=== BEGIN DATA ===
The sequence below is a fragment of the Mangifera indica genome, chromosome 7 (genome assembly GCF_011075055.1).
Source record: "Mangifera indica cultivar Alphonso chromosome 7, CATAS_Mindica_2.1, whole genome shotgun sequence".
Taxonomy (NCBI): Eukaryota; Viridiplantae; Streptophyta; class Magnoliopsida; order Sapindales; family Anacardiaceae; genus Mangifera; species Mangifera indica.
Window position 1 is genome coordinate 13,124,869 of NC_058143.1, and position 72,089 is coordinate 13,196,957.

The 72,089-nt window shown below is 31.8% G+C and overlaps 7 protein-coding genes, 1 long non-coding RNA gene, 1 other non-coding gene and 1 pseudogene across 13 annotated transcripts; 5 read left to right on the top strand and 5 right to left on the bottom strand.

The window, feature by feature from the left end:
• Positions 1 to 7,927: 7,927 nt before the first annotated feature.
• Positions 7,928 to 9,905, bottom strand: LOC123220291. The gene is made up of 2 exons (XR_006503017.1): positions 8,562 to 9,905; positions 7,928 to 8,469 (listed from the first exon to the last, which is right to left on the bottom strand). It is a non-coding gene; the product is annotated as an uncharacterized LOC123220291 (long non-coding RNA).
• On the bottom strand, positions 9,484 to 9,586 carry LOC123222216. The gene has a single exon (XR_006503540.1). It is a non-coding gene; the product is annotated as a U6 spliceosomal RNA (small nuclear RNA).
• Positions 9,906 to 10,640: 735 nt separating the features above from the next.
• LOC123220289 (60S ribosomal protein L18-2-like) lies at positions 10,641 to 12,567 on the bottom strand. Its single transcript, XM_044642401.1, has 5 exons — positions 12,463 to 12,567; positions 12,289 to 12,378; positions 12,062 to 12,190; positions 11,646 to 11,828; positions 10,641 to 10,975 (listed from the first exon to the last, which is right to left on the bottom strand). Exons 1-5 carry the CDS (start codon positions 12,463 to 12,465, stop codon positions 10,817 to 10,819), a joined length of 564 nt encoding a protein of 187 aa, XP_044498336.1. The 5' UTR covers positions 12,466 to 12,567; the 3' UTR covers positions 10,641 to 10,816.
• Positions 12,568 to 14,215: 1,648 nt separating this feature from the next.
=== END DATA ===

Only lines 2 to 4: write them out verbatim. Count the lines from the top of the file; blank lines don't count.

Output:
Source record: "Mangifera indica cultivar Alphonso chromosome 7, CATAS_Mindica_2.1, whole genome shotgun sequence".
Taxonomy (NCBI): Eukaryota; Viridiplantae; Streptophyta; class Magnoliopsida; order Sapindales; family Anacardiaceae; genus Mangifera; species Mangifera indica.
Window position 1 is genome coordinate 13,124,869 of NC_058143.1, and position 72,089 is coordinate 13,196,957.